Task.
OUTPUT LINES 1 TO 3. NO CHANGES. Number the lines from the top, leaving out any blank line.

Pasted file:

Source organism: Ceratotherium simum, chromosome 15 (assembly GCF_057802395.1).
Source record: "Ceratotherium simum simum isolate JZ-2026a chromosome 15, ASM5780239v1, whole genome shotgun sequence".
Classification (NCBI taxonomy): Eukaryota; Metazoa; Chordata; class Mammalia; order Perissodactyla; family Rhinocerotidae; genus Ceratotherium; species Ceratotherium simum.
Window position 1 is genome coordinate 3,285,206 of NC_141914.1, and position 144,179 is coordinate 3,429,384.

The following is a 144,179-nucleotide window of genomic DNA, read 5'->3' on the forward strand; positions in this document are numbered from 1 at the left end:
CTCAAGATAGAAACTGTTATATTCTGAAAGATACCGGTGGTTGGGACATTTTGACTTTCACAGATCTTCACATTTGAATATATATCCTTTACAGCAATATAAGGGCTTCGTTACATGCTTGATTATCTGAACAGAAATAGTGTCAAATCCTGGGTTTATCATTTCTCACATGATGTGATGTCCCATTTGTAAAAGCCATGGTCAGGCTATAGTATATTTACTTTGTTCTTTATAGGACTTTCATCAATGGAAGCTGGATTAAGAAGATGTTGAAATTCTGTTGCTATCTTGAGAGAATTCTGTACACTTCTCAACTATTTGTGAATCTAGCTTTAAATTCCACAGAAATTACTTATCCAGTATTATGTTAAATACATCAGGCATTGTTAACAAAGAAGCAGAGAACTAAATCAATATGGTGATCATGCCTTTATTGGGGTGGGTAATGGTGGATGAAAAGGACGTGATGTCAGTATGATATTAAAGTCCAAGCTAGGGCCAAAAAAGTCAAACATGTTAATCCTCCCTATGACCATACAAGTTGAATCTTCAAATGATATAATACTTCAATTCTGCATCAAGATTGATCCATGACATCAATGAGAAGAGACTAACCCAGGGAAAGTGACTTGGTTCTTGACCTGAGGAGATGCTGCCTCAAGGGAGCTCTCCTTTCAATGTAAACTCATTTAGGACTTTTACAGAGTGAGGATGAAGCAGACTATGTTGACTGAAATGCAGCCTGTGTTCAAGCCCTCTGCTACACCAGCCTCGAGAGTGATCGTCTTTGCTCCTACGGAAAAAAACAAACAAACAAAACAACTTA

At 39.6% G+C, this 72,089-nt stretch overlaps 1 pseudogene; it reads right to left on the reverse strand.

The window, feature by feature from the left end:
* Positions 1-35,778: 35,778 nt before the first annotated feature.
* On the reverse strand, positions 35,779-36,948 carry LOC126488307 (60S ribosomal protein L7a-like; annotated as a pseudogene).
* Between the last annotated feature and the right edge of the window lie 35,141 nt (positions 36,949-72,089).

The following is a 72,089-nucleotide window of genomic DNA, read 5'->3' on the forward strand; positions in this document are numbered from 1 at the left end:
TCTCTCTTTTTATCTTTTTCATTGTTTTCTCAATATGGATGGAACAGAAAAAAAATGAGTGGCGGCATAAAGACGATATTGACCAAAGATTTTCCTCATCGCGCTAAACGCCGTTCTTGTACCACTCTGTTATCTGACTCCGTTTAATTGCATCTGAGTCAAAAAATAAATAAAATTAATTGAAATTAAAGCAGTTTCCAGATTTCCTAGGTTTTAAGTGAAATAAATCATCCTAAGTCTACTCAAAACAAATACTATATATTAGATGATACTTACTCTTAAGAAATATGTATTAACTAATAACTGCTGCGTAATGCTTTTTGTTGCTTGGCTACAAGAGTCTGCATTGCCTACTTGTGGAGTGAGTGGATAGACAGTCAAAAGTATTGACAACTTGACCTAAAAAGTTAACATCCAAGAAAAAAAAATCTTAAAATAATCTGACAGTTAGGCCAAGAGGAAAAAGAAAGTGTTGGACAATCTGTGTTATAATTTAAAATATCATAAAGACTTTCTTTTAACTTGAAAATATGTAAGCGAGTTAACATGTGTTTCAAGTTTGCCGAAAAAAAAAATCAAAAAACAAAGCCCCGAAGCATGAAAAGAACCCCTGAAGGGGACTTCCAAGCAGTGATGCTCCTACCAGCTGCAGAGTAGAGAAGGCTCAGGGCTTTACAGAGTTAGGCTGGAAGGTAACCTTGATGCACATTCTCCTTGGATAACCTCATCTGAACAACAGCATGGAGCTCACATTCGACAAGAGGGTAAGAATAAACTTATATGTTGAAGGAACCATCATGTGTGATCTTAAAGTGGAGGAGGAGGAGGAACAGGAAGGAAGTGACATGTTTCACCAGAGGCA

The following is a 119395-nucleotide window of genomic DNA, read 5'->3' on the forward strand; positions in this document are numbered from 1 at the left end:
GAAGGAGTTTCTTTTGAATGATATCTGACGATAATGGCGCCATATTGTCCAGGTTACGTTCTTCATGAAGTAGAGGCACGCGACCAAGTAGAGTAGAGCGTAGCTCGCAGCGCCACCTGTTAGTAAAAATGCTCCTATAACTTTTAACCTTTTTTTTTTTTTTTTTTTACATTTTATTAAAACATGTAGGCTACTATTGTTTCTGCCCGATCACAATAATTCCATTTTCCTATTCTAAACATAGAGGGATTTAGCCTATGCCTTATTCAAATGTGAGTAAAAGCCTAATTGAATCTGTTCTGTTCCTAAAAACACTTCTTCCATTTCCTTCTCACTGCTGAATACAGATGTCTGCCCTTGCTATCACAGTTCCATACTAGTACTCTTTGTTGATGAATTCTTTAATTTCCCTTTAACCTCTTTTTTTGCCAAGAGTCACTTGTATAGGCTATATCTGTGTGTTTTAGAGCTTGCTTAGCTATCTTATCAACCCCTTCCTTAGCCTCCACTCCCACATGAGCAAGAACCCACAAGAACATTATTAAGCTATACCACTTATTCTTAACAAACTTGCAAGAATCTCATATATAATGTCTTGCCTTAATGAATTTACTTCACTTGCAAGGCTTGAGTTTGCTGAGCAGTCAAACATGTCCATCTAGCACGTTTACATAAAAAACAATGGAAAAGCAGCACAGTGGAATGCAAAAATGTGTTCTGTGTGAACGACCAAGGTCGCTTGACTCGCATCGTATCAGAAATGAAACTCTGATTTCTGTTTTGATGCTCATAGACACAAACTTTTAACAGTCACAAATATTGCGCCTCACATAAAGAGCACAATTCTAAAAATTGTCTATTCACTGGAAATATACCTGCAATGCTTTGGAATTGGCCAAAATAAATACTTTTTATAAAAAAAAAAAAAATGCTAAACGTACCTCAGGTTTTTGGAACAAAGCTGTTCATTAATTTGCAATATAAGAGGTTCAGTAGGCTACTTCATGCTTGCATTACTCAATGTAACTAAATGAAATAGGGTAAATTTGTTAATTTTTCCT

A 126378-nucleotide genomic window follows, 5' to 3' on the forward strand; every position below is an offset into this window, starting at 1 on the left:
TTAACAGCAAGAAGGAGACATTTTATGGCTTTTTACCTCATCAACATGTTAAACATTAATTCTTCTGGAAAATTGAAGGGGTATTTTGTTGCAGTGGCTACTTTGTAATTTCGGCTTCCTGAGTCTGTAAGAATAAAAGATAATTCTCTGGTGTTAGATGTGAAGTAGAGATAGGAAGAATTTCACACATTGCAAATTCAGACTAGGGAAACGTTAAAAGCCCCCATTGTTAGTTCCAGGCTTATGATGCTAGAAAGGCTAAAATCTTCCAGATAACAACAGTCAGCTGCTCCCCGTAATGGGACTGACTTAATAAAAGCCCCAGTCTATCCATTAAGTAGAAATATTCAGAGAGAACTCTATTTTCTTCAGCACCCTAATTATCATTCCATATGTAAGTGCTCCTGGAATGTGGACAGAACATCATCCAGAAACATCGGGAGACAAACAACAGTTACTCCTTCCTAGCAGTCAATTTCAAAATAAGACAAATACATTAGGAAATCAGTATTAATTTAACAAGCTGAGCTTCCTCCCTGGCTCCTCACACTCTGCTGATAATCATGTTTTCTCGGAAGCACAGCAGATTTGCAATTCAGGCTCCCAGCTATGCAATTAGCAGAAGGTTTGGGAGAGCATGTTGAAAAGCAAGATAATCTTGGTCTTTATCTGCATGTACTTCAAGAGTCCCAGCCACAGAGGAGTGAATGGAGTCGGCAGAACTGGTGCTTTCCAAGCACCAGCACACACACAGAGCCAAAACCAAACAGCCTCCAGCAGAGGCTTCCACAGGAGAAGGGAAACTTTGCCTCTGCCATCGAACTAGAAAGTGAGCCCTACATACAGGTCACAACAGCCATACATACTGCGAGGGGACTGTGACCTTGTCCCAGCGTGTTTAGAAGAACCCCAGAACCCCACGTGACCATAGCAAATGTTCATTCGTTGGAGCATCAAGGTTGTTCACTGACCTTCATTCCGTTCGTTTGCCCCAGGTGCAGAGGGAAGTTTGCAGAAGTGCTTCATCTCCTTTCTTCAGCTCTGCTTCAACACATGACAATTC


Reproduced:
Source organism: Ceratotherium simum, chromosome 15 (assembly GCF_057802395.1).
Source record: "Ceratotherium simum simum isolate JZ-2026a chromosome 15, ASM5780239v1, whole genome shotgun sequence".
Classification (NCBI taxonomy): Eukaryota; Metazoa; Chordata; class Mammalia; order Perissodactyla; family Rhinocerotidae; genus Ceratotherium; species Ceratotherium simum.